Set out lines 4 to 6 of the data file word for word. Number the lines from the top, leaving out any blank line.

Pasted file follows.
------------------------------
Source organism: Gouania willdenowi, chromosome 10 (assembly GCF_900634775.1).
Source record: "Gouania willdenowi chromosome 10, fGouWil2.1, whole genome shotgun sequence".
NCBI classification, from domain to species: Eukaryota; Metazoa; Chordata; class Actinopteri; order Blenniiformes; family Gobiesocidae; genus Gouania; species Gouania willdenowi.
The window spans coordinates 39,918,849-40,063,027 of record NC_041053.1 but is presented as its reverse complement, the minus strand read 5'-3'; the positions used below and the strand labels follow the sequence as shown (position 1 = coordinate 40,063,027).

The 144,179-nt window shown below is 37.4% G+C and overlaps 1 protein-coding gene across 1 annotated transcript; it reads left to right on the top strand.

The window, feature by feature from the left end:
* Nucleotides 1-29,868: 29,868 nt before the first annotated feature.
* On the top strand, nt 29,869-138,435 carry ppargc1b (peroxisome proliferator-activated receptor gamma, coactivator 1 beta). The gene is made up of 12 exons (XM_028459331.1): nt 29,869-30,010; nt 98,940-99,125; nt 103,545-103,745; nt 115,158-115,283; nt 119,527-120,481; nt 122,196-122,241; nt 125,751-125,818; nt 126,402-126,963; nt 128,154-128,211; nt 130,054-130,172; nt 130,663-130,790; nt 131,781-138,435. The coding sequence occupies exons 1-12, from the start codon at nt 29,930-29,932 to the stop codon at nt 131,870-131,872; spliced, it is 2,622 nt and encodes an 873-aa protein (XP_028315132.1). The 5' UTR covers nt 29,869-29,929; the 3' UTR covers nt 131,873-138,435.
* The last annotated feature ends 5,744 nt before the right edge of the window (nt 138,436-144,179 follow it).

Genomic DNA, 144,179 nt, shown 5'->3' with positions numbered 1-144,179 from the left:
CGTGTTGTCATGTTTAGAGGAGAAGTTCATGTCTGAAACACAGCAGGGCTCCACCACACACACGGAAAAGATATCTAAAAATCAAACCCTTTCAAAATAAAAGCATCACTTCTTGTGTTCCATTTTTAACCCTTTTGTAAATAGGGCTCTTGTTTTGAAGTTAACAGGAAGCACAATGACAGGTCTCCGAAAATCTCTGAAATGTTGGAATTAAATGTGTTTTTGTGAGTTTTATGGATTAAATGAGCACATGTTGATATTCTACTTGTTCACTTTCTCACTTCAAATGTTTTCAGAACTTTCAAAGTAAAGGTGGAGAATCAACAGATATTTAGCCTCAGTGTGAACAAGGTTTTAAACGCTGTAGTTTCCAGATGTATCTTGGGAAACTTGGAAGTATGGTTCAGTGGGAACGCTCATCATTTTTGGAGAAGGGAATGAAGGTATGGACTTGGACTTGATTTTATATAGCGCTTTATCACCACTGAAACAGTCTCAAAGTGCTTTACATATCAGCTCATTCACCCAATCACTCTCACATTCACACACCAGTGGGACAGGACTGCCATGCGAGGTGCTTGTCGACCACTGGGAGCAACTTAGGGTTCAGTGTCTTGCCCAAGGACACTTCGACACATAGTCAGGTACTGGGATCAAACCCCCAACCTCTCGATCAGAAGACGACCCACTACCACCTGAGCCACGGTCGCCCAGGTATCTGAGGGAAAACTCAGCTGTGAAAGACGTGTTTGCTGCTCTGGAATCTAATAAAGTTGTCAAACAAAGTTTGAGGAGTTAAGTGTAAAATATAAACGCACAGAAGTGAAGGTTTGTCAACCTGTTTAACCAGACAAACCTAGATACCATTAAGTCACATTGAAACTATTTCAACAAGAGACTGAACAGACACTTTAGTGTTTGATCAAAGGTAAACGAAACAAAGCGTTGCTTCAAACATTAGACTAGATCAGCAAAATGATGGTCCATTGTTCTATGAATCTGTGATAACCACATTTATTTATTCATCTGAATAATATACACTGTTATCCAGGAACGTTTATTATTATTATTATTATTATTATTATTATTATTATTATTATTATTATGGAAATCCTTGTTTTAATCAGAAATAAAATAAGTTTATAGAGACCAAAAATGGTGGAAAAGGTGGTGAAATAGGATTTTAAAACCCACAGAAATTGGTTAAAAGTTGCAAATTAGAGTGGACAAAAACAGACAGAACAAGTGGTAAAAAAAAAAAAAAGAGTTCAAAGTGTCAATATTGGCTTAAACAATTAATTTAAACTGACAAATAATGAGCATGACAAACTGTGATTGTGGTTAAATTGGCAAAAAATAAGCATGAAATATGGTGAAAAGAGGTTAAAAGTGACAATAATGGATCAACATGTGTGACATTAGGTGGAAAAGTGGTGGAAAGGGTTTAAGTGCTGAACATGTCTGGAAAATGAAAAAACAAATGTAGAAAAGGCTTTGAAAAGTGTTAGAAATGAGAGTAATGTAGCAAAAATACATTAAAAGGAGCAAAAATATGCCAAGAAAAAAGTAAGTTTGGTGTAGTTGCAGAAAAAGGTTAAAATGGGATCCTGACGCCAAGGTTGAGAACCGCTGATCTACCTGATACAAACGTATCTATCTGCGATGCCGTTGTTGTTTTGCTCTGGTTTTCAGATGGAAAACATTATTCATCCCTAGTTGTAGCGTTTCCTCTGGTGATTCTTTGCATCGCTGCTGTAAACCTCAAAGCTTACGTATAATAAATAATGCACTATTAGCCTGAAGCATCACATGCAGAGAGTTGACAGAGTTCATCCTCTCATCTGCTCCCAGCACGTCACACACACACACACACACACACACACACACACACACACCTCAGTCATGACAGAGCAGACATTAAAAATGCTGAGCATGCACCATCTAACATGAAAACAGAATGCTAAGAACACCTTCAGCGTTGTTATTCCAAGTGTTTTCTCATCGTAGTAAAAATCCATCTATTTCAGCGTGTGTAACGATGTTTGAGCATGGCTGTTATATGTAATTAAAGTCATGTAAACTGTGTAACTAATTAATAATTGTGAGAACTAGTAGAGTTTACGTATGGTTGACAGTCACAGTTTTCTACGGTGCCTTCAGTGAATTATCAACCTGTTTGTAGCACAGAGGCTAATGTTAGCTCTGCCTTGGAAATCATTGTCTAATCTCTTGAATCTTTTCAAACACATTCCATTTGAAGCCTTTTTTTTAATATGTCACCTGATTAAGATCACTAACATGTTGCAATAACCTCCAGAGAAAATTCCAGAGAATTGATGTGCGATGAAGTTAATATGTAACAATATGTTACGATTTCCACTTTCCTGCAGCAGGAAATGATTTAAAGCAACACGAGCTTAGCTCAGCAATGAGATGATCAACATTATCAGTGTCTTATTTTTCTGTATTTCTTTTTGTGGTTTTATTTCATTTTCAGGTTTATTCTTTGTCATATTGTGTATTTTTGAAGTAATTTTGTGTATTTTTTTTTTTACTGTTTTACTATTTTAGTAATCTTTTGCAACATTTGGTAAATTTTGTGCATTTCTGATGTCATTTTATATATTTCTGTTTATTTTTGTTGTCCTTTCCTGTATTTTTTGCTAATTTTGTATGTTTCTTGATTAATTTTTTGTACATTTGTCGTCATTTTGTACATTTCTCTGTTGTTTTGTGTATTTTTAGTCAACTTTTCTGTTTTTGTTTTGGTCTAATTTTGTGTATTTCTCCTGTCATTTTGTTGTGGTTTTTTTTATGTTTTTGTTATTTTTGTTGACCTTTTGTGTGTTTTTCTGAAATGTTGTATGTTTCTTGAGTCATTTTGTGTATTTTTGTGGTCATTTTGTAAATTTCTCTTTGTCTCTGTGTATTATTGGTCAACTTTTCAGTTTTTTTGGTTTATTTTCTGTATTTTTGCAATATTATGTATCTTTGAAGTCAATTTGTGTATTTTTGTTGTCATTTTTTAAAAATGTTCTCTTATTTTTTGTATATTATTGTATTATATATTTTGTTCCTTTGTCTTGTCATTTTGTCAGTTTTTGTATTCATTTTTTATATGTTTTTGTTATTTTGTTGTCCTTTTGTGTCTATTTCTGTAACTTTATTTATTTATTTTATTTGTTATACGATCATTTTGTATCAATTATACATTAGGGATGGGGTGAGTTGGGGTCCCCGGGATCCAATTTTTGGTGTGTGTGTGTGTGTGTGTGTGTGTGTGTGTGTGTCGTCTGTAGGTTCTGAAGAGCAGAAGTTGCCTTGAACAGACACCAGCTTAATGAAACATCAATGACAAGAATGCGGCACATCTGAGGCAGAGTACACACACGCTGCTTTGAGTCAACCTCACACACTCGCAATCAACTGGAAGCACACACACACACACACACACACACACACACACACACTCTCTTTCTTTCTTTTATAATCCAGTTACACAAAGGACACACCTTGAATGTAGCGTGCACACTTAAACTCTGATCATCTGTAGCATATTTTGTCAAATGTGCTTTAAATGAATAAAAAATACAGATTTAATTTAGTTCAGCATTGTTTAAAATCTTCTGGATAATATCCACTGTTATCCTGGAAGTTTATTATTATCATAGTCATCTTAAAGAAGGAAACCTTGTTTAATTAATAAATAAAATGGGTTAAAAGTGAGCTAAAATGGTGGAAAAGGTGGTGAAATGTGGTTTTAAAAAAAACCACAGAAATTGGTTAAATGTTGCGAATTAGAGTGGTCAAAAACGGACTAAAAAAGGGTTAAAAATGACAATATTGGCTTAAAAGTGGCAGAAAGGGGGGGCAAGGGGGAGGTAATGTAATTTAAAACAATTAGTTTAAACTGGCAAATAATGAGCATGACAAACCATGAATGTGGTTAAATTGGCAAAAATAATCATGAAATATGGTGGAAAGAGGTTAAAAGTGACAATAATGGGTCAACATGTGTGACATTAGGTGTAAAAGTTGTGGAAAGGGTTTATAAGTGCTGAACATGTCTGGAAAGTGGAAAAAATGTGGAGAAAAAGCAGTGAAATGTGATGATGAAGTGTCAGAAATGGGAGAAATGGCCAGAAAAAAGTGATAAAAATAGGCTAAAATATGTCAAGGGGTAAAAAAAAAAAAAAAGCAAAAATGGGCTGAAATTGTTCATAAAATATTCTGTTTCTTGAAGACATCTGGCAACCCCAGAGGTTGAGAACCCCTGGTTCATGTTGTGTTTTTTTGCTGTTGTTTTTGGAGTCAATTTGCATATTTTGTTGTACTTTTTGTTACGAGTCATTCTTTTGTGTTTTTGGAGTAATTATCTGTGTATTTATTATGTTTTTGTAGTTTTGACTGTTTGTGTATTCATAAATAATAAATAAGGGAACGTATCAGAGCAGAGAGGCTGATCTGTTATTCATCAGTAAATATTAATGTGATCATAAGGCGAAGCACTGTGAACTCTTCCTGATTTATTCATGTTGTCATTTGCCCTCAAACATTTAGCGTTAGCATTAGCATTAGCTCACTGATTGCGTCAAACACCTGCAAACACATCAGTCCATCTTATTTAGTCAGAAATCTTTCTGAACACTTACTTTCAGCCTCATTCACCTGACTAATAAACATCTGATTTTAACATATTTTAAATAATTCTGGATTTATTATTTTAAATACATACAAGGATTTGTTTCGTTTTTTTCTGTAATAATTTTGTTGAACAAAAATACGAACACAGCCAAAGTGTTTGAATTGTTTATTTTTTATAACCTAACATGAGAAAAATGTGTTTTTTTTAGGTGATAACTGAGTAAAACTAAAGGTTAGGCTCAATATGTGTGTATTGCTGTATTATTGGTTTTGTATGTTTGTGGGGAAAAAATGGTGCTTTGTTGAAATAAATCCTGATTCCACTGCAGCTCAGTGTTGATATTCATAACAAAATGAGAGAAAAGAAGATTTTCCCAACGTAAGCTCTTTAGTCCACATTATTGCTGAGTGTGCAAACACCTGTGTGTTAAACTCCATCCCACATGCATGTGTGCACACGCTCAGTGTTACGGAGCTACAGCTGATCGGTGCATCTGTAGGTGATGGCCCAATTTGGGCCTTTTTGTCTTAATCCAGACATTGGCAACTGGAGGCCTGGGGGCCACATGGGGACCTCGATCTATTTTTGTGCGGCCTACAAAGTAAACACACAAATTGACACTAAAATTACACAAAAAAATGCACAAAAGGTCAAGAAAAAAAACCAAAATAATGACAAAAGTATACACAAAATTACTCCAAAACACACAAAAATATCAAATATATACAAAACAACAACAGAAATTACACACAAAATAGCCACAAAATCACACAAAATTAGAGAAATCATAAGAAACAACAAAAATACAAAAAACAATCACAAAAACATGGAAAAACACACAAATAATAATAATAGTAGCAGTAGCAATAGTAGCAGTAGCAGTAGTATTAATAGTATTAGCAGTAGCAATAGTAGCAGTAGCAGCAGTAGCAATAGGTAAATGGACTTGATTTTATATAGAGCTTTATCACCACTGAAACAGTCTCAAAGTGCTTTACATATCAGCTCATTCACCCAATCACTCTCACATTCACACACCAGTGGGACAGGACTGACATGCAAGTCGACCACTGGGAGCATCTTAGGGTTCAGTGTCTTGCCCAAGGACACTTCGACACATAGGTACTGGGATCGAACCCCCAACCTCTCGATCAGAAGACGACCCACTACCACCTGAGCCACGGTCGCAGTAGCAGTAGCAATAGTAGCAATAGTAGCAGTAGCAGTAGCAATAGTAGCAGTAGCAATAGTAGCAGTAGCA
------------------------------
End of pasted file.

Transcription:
The window spans coordinates 39,918,849-40,063,027 of record NC_041053.1 but is presented as its reverse complement, the minus strand read 5'-3'; the positions used below and the strand labels follow the sequence as shown (position 1 = coordinate 40,063,027).

The 144,179-nt window shown below is 37.4% G+C and overlaps 1 protein-coding gene across 1 annotated transcript; it reads left to right on the top strand.

The window, feature by feature from the left end: